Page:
Any personality shift that occurred when McCoy replaced Stone wasn’t a problem for me either, since Stone and McCoy had such different personalities that you’d have to relate to them completely differently- well, it made sense to me at least.

    What I do find odd is that reportedly Jill Hennessy wasn’t told that Kincaid and McCoy were involved, but Sam Waterston was. I suspect that has something to do with why some people thought it was weird in one way or another- because only one actor had the backstory, so it couldn’t have played as evenly as it could have been.

    Not that I’m suggesting we look to 12 year olds for critical analysis. ;-) And it’s been several years since I watched with any regularity (I like Jesse L. Martin but not on L&O, so it kind of put me off the show) so there may well be things I’ve forgotten. My memory is helpful like that.

  4. Jennifer Kesler says

    Just as a disclaimer, I should note: McCoy is probably my least favorite TV character ever. Stone rocked. He still rocks.

    When I first saw it, I was in my 20’s and getting pretty damn cynical about TV and ship. For me, the awareness that she would date such a sleazebucket (AND her boss) was enough to make me dislike her. And I hated the show for that, because I’d liked her so much.

    What I do find odd is that reportedly Jill Hennessy wasn’t told that Kincaid and McCoy were involved, but Sam Waterston was.

    Good grief. If that’s true, the producers weren’t playing with a full deck. That doesn’t make sense from any angle I can think of.

  5. Jennifer Kesler says

    That’s just bizarre – not telling her. The show definitely went into decline in the fifth season, and never recovered what it had been in the first four. Although I think CI is as good as early L&O, though I may be biased by the Chris Noth factor. :D Nah, just kidding – the stories are fantastic again.

    Their affair definitely was the sort of thing one could ignore. The problem, however, was the same one Stargate had: once you noticed the hinting, you started noticing even more, and you couldn’t go back, and if you didn’t like the implied unconsummated ship, you were still stuck with it.

    Claire was great with Lennie. I also liked her fairly adversarial relationship with Logan in which he seemed to think she needed everything spelled out in small words and she seemed to think he was a dick, LOL. That was also a relief because when she came on, for the first time the show had both a hot young man and a hot young woman – the standard formula for romance. When they didn’t even particularly like each other, I was relieved. Hmm, that might be another reason I wanted to strangle the TV when they shipped her with McCoy.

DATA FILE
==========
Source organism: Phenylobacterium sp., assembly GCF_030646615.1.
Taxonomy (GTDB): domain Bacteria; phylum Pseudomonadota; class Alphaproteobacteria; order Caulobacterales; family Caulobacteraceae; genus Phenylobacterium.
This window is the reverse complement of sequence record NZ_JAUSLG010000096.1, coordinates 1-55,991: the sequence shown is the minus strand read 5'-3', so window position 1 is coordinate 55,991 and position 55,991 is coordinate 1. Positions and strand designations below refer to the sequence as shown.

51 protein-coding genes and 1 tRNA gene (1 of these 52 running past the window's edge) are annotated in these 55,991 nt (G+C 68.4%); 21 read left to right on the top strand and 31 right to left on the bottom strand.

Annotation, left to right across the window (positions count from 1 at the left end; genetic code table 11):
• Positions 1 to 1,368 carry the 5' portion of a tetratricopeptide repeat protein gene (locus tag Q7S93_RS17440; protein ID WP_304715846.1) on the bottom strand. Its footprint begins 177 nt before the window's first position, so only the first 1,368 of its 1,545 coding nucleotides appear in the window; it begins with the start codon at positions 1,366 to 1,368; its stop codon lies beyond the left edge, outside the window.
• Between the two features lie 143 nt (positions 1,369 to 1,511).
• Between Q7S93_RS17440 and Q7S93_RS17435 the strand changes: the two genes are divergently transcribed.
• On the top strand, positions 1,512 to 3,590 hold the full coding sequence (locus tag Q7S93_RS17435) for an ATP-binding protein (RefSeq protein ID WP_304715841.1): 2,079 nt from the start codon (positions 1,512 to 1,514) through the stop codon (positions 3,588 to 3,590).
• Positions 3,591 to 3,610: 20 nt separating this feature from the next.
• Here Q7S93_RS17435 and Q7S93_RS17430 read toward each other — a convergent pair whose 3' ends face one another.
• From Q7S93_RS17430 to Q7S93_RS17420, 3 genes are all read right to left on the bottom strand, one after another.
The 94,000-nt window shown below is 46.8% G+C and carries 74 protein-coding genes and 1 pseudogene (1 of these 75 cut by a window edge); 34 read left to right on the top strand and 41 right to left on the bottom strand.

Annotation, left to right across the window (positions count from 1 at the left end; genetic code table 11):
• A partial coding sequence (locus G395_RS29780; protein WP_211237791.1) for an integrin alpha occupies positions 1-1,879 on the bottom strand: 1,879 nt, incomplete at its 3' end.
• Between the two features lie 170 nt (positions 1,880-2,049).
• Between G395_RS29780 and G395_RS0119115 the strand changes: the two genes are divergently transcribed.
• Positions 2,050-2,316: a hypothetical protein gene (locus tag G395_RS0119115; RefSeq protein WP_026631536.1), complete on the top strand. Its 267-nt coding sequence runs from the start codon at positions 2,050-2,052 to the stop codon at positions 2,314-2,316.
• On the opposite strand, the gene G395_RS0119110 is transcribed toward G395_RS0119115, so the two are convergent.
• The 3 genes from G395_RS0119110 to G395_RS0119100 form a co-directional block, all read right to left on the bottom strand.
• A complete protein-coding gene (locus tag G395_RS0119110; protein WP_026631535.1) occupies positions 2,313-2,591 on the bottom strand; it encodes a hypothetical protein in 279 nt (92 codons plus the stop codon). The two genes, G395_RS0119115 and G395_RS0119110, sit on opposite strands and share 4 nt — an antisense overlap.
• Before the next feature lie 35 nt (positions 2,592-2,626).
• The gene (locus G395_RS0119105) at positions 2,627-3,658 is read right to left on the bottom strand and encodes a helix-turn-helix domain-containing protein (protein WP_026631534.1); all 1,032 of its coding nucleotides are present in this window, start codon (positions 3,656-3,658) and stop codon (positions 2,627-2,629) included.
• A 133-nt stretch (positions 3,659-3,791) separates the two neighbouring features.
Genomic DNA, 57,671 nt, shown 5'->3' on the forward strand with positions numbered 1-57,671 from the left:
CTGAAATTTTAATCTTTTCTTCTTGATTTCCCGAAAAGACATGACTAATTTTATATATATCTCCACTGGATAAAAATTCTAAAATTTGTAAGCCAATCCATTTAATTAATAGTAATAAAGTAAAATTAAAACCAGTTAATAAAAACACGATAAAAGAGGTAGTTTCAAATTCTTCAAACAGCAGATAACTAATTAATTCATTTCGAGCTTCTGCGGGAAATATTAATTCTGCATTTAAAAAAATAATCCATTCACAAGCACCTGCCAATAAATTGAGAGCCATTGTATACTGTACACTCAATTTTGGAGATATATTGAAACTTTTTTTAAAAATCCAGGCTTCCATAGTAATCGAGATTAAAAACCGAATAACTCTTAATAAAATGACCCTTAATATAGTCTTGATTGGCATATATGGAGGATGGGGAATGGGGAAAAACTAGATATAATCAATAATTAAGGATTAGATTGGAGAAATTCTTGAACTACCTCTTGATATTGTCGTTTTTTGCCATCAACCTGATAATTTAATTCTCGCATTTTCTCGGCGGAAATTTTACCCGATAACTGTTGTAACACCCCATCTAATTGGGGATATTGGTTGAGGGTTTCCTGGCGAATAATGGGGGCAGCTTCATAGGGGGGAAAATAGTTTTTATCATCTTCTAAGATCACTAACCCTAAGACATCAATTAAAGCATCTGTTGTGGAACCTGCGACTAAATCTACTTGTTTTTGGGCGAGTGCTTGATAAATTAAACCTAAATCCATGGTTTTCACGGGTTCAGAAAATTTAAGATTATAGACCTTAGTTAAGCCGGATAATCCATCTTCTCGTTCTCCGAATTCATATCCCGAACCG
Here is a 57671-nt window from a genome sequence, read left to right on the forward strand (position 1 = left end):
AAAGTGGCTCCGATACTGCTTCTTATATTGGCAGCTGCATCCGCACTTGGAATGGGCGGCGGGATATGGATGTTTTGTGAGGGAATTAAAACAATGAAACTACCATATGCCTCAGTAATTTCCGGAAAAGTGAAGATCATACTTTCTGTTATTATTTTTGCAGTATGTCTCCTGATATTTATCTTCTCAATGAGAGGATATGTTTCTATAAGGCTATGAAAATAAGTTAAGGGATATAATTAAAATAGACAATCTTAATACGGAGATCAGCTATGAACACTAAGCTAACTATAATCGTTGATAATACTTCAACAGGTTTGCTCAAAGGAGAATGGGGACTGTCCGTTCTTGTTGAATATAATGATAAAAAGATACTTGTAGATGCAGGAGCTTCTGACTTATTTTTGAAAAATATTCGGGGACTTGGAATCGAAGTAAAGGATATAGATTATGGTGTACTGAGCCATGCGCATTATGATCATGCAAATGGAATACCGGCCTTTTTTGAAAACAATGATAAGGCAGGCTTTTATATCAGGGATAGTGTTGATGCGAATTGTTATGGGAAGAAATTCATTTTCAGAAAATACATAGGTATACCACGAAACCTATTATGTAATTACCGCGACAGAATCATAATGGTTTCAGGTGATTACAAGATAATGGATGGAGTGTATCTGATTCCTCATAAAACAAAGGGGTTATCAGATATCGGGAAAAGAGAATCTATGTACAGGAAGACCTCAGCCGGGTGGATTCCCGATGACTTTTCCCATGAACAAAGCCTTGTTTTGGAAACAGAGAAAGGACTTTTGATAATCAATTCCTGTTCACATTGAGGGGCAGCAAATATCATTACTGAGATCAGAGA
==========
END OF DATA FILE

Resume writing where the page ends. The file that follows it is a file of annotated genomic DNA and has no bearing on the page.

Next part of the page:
It’s really leaping out at me now, as I re-watch these, how snotty Adam is to her, though. “I don’t like your implications and I really don’t need the sarcasm, young lady!” As if she’s his teenage niece.

  6. MaggieCat says

    Well, I don’t remember when I heard that, and my attempts to search for it have been fairly useless, so take it with a grain of salt. Wikipedia says I’m not insane though. ;-) But yeah, I can’t think of any way that makes any sense. I’ve never really understood the idea of keeping information from the actors that their characters would have- I mean I understand a desire to keep spoilers under wraps, but you’d think the actor would have a vested interest in that too. (Which is one of the many, many reasons that Lost sucks- several actors have said it’s really difficult to commit to anything since everything they think they know about themselves could change in the next episode.)

    I do think my age at the time had something to do with the way I saw it- it was more “well, maybe she has lousy taste in men” to me than a statement about her character. I was doing a pretty good job of seeing what I wanted to and ignoring the more insulting messages television was putting out at that point. (Sometimes obliviousness is actually helpful. Hee.) I always found Claire’s interactions with Lennie far more entertaining than a lot of her scenes with McCoy anyway, which is part of the reason I cried when she died, even though I almost never cry at television shows and movies.